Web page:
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sM    SuperMatter

PROJECT DATA
TYPE SCULPTURE 
FABRICATION
LOCATION ANN ARBOR
MICHIGAN, USA
CLIENT SELF-INITIATED
DATE 2009 
TEAM DAVE PIGRAM
WES McGEE

PAULIS AUSTRINS
ZACK JACOBSEN-WEAVER
IAIN MAXWELL
BRANDON CLIFFORD
EXHIBITIONS VENICE ARCHITECTURE BIENNALE
ITALY, 2012
DIGITAL PRIMITIVES,
EXPERIMENTA DESIGN EXPO
LISBON, 2009
WILD CHILD, BRIDGE GALLERY
NEW YORK CITY, 2009
COMPOTEC
TURIN, ITALY, 2009
LOT GALLERY
LEXINGTON, 2009
ROUSE DETROIT, 555 GALLERY
DETROIT, 2009

SuperMatter

Ann Arbor, Michigan, USA


sM


Through the innovative adoption of 3D printing technologies, we extend the traditions of lost-wax casting to produce highly intricate and unique bronze forms. 




SuperMatter consists of two sculptural artefacts materialised in bronze and an infinite catalogue of algorithmically generated digital possibilities. The work is created via a custom written genotype formation algorithm written in VBScript. As such, although both sculptures share the same underlying DNA and indeed many formal similarities, their outward form is ultimately unique as a result of epigenetic differences. The two pieces are non-identical twins.

In realising the bronze sculptures, the highly intricate and detailed digital forms are first materialised using a high-resolution Acrylonitrile Butadiene Styrene (ABS) 3D printer. Subsequently, these positive forms are converted using more traditional lost-wax techniques into molds ready for casting. The workflow offers a viable, if not still laborious, process for capturing the unique forms of each artefact. The plinths above which the objects are embedded, are also derived via the genetic code and materialised in laminated timber via CNC (Computer Numerically Controlled) milling.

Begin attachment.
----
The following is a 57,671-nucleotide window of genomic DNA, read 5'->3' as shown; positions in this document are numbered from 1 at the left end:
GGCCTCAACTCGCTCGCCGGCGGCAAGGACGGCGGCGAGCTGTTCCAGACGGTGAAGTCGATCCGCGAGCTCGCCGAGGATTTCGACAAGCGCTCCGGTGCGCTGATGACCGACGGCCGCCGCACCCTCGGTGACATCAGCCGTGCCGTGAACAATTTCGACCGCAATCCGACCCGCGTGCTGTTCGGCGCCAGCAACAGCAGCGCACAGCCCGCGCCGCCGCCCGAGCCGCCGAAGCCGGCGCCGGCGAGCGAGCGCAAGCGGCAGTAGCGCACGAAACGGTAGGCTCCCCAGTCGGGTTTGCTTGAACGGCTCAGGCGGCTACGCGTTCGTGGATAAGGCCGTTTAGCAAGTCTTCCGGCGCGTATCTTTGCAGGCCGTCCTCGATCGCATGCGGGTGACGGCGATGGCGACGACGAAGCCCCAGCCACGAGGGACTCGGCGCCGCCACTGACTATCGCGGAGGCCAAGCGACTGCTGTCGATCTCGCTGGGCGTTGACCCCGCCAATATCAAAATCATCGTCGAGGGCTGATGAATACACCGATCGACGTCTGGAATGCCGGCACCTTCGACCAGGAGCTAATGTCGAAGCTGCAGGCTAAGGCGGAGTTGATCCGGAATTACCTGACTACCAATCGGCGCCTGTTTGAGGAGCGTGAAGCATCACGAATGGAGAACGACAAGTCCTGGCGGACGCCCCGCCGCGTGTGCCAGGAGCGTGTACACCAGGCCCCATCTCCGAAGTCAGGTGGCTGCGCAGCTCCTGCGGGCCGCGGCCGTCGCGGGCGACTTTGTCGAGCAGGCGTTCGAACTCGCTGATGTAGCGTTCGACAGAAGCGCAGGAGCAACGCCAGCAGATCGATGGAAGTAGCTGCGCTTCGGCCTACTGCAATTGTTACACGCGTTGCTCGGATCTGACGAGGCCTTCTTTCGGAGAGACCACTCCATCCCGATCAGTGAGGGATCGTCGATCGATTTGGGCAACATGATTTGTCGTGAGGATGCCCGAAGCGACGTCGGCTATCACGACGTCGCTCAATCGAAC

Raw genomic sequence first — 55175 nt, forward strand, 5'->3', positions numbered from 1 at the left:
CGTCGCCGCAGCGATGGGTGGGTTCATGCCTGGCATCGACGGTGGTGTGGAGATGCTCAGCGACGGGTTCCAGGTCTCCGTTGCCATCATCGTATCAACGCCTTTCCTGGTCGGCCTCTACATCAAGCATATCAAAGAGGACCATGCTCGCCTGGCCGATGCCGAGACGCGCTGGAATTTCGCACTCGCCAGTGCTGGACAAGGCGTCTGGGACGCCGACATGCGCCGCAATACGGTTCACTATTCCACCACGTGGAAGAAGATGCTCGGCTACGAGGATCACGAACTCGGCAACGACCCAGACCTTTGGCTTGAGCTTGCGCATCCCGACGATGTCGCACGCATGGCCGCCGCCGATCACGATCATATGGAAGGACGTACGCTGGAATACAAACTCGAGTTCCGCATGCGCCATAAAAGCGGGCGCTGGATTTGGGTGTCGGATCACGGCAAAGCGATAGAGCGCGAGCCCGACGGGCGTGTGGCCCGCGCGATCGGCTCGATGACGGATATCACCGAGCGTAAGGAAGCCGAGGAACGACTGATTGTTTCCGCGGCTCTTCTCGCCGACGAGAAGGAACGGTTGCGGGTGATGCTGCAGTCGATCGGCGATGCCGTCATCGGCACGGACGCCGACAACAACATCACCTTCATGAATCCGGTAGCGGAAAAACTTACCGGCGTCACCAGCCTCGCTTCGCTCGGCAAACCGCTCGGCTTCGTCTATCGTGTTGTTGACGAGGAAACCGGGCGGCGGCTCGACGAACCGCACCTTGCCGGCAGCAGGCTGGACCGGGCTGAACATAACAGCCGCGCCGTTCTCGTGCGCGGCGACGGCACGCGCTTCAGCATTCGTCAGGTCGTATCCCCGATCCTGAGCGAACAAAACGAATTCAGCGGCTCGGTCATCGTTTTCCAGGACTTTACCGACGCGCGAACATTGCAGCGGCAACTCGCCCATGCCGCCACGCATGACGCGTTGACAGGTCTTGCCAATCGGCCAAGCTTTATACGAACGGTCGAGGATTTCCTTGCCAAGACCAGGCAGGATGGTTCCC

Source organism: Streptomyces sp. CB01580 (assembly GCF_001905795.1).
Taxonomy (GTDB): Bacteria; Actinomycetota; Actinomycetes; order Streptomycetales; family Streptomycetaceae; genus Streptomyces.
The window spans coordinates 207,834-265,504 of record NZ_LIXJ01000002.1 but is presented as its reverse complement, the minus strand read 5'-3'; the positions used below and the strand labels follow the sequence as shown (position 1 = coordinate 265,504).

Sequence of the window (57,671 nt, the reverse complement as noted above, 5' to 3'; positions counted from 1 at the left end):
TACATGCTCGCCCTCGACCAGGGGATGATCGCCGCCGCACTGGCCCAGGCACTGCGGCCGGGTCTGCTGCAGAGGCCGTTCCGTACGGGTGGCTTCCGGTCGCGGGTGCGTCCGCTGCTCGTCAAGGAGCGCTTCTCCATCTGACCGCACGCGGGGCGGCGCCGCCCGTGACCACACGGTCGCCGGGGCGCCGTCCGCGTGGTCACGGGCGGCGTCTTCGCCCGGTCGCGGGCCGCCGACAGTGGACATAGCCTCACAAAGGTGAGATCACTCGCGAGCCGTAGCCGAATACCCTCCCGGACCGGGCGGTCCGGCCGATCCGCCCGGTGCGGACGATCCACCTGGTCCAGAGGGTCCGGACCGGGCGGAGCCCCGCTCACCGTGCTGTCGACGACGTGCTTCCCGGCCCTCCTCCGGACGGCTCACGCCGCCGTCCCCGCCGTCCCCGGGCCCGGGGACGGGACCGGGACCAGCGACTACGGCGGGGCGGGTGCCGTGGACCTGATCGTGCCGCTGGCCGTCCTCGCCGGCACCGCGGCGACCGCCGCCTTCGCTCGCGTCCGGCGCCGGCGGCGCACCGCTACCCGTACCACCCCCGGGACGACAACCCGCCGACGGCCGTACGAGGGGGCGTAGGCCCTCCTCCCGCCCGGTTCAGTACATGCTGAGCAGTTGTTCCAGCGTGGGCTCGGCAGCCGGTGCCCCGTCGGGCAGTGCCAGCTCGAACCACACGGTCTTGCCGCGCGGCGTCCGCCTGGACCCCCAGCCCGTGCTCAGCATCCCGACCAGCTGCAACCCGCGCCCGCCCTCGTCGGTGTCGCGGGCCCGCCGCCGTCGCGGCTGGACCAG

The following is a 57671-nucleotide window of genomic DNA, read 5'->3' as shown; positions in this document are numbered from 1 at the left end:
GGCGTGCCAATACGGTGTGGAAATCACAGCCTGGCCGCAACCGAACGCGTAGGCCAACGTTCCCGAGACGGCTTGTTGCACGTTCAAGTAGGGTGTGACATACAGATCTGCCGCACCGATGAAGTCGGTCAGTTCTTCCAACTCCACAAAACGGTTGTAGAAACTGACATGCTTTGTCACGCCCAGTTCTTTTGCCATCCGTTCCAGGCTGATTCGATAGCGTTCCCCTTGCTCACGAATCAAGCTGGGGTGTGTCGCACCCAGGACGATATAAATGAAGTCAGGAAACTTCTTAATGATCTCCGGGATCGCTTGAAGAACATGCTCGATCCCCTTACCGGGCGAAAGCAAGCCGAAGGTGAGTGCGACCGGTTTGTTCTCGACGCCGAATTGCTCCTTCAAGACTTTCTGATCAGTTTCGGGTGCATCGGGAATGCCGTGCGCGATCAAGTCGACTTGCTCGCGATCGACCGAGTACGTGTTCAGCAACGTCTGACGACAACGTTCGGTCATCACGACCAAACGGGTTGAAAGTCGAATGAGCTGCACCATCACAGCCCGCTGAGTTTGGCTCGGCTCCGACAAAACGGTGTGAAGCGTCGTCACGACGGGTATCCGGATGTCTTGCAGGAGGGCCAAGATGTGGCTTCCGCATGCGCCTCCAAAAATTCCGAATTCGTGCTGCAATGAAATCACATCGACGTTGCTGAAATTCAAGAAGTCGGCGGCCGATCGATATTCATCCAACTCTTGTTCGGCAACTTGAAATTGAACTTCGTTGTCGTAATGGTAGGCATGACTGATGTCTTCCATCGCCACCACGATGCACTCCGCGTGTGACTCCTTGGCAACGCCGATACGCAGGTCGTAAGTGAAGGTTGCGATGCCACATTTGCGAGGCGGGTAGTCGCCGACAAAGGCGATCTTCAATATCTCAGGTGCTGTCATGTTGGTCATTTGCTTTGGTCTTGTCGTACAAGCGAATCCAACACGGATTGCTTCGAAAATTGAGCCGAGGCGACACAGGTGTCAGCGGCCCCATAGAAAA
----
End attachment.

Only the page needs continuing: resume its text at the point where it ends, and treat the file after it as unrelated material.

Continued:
The sculptures have been exhibited at the Bridge Gallery in New York (2009) and the Venice Architecture Biennale (2012).
Genotype Aggregation Ruleset
Lindenmeyer [L-System] substitution


Genotype Diagram
The L-System substitution ruleset

Fabrication Sequence
A photographic record of the many production steps required to take an intricate 3D printed form, to a lost-form casting mold and finally a finished bronze object.
Plans
#ID034 (Left) #ID036 (Right).
Perspective
#ID036.

Final Sculpture II
#ID034.